Affectionate shadows

A reader writes:

Here's an interesting science question (for me at least!).

I've often observed a phenomenon. In sunlight - especially early or late when the sun is low and the rays come low - you can play with shadows on fairly distant objects (few meters); this seems essential for the effect.

The effect itself: If you move your fingers close to each other, while the sun shines through between them, as you close the gap between the fingers, the shadow of your fingers seem to stretch out and touch well before they actually touch. (Of course you don't have to use fingers, you can use something else.)

It's weird, really weird.


The sun isn't a point source of light; like most light sources, it has a clearly visible diameter. All shadows from it are, therefore, fuzzy to a greater or lesser extent, depending on how close the shadow-casting object is to the surface on which the shadow is cast.

A fuzzy shadow has an "umbra" and a "penumbra". The umbra is the evenly-dark portion of the shadow; if you're standing in the umbra, you can't see the light-source at all. The penumbra is the portion around the umbra which is partially shadowed. If you're standing in the penumbra, you can see some, but not all, of the light source's area. The closer you are to the umbra, the less of the light source you can see.

The umbra and penumbra distinction is particularly important if you're trying to get a good view of a solar eclipse; in a partial solar eclipse, the moon never covers the whole disc of the sun. You can see this in that famous picture of a solar-eclipse shadow viewed from low earth orbit, and it's diagrammed, rather less beautifully, here:

Eclipse shadow components

(Note also the "antumbra", which you see if you're far enough from the shadow-casting object that you see the light source all around it. This illustration's good, too. In a lunar eclipse, the moon is covered by the earth's shadow; a lunar eclipse is partial if the moon is never completely covered by the umbra of the earth-shadow.)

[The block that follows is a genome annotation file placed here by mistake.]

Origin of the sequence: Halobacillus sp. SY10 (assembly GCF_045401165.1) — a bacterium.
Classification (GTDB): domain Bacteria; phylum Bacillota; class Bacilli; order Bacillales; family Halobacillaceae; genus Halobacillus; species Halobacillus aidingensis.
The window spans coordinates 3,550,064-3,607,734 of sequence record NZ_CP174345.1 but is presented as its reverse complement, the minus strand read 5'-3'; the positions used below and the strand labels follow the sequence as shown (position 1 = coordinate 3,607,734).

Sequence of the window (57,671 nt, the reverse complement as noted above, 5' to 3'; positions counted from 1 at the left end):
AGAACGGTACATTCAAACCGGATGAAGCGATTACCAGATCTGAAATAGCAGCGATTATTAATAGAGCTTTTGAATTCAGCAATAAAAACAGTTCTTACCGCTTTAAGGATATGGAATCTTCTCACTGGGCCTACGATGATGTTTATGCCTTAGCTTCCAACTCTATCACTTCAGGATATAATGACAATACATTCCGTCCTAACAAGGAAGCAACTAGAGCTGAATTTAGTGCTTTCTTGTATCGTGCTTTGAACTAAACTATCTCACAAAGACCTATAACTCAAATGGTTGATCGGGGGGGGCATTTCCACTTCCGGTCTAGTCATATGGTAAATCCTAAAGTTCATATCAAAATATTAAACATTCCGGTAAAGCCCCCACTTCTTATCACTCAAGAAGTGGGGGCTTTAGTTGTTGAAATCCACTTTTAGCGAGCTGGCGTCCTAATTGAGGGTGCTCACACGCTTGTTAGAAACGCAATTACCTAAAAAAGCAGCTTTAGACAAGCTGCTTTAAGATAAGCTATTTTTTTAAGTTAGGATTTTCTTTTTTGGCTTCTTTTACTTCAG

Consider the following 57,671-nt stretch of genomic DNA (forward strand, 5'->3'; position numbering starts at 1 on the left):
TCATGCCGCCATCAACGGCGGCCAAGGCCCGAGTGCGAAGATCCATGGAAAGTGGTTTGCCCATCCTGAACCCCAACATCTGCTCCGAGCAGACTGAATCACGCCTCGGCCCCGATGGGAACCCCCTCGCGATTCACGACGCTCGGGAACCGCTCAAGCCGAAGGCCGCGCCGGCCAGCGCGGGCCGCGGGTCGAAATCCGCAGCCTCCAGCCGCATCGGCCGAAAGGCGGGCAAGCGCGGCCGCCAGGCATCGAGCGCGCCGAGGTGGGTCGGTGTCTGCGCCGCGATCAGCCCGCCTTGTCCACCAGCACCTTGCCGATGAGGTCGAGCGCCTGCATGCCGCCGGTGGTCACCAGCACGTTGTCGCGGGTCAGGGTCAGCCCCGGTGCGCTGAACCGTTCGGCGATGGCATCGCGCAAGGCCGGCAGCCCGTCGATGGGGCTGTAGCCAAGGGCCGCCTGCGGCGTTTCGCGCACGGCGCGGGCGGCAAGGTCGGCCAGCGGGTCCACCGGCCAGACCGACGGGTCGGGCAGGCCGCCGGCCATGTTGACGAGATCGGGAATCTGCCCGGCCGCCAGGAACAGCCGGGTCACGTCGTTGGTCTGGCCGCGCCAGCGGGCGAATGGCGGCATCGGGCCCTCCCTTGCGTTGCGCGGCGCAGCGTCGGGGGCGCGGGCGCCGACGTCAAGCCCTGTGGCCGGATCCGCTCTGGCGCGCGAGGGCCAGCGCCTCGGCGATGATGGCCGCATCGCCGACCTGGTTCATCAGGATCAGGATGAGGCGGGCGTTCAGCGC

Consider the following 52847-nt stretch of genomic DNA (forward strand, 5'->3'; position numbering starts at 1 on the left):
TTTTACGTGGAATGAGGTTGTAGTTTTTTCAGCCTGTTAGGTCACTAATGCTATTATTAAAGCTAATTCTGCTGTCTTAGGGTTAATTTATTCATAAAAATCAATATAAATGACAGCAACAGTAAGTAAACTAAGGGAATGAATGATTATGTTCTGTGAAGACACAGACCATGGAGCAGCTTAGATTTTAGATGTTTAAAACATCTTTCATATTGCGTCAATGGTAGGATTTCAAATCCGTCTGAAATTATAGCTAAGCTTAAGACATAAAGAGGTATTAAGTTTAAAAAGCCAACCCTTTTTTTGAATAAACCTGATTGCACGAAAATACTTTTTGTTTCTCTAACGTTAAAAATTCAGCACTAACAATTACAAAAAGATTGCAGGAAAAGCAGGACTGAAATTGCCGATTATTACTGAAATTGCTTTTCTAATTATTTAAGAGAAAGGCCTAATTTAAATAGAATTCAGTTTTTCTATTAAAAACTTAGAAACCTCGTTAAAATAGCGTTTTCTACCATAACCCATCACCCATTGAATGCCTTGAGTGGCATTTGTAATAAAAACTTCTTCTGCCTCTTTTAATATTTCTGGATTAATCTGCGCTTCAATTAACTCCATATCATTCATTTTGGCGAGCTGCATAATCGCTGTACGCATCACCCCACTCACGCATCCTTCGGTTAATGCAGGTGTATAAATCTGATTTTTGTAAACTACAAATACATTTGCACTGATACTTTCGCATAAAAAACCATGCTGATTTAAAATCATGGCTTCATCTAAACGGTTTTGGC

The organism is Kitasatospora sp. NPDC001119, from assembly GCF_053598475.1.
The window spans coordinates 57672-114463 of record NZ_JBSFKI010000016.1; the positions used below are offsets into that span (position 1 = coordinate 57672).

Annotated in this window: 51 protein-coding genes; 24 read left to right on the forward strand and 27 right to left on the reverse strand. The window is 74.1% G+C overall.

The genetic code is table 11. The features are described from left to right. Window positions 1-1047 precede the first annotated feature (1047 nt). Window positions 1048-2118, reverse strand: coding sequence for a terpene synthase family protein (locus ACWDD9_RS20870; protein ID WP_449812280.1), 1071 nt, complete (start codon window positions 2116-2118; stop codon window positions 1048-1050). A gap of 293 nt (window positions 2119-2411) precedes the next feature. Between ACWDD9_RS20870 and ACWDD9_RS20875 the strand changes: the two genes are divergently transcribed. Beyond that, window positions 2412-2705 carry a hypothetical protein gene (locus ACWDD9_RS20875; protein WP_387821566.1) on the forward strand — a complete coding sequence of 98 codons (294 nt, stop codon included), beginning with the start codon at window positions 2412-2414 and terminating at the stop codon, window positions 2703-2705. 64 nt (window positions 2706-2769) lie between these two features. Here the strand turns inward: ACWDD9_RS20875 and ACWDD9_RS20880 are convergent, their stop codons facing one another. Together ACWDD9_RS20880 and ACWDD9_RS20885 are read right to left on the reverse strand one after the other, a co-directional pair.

Now let's get back to the shadows of your fingers when you're doing Deformed Rabbit in late-afternoon sunshine. The shadow of each of your fingers, when it's cast by a light with considerable angular size like the sun or a much closer, much smaller light source like a light bulb, also has an umbra and a penumbra. Where two finger-shadow penumbrae overlap, an ant squinting up from the overlap area would see one side of the sun obscured by one of your fingers, and the other by another finger.

Result, a darker shadow, as the penumbrae add up. As you've noticed, this makes it look as if the shadows are stretching toward each other.

(You don't see this effect very much with most household lighting, because most people don't paint their rooms matte black and light them with a single dangling frosted bulb. Uneven illumination escaping from a lampshade, and indirect light bouncing off the ceiling, make normal indoor lighting quite unlike sunlight on a clear day, even if there's only one light source in the room.)

Freaky shadows can also be caused by diffraction effects, but with a wide light source and relatively large shadowing objects, you won't see them. If you've got a really really tiny light source with, preferably, a very tightly limited spectral output, though, all shadows will be super-sharp (with invisibly small penumbrae), and diffraction effects spring into visibility.

You can get such a light source if you unscrew the collimating lens completely from a laser diode module; this is possible with many, but not all, cheap laser pointers. Now you've got a narrow-spectrum light source about the size of a bacterium to play with!

Psycho Science, as I have brilliantly decided to call it, is a new regular feature here. Ask me your science questions, and I'll answer them. Probably.

And then commenters will, I hope, correct at least the most obvious flaws in my answer.

Leave a Reply